What to look for
The early Quintrex boats are getting old but it’s often said that the quality of the alloy back then was superior to today. Take a good look around the hull, particularly underneath on welds and seams. While some brands suffered with electrolysis (rust-like alloy corrosion) these models were generally pretty good. Don’t forget that fitting boats with non-compliant metals, using bad electrical wiring, acidic cure silicons, the lack of appropriate thread sealants and even the wrong foam filling can all cause electrolysis in alloy. Electrolysis starts like small pimples in the paintwork and erupts to full-blown acne if left untreated.
Many second-hand Quintrex boats have had a tough life and old trailers often didn’t have appropriate support. All pressed-alloy boats need keel support so most fully-rollered cradle-type trailers are inappropriate. Bumps and bangs often have little effect but beware of hulls with numerous welds!
The underfloor alloy fuel tanks are old and will need inspection. Thankfully, the two-piece timber floor comes up relatively easily for a full inspection of what lies beneath. While I don’t believe I’ve ever seen it on a Fishmaster/Cruiseabout, aluminium often suffers fatigue so a close inspection of all welds inside and out is warranted.
If the boat still has the original windscreen then the tinted Perspex will undoubtedly need replacing, if it hasn’t already been done. The front cabin hatch was also Perspex and often becomes brittle. I replaced mine with a moulded fibreglass version that I made myself. The paintwork will probably be suffering but these great hulls are totally worthy of a full restoration and paint.
Quintrex boats today
Nowadays, new Quintrex boats are manufactured by industry giant Telwater at its 10-acre site in the Gold Coast Marine Precinct. However the company had a number of owners, including Alcan Australia Ltd in 1976 when the company had outgrown the Taren Point facility and moved to Kirrawee. There was also a buy-out in 1988 with Bruce Shepherd from Mackay, Qld, and managing director Paul Felan heading up the manufacturing. A couple of longstanding dealerships have forged great success over many years, including John Stav’s JV Marine in Melbourne and Peter Hunt’s, Hunt’s Marine in Sydney.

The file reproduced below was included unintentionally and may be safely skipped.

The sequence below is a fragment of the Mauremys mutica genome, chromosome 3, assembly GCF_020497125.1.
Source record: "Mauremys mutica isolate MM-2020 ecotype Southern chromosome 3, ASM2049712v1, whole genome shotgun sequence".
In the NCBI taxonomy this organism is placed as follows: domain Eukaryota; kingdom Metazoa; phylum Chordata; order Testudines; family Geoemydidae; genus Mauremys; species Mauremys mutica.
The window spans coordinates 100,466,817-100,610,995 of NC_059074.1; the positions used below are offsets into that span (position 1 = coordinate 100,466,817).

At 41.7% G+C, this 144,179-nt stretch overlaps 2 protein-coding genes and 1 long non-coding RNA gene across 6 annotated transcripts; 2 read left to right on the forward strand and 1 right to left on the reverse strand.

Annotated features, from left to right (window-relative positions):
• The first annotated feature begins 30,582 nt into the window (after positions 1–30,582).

Telwater now owns and produces other strong Australian brands such as Savage, Yellowfin and Stacer and has recently taken over distribution of Evinrude outboard motors.
Quintrex has never been content to rest on its laurels and further development led to the introduction of the successful Millennium hull (variable deadrise undersides) in 2000 and, more recently, the refined Quintrex Blade hull in 2013. Both retain the prominent flared bow, though there was a short period where it was deleted from some models.
The Trade-a-Boat verdict
For many years Aussies never really referred to their aluminium boats as tinnies – they were mostly called Quinnies, which speaks volumes for the Quintrex boats presence in the Australian boating market for the past 70 years. In my mind, the early Fishmaster and Cruisemaster offerings succeeded like no other as exceptionally versatile watersports machines.
‘Iconic’ is used too liberally nowadays but it’s hard to describe Quintrex aluminium boats as anything other than iconic Australian boats. I believe the 1970s and 80s Quintrex Fishmasters and Cruisemasters are the pick of the bunch. Seventy years of Quintrex aluminium boats says it all!
Quintrex Cruiseabout / Fishmaster specs
Used Quintrex prices
Price then: $16,000 approx in 1980 for a Quintrex boat package (70hp outboard, single-axle trailer).
Price now: $3,500 for a retrievable wreck with unserviceable engine; $20,000 for a restored unit with late-model low-hour outboard motor.
TYPE Monohull cruiser
WEIGHT BMT approx. 900kg dry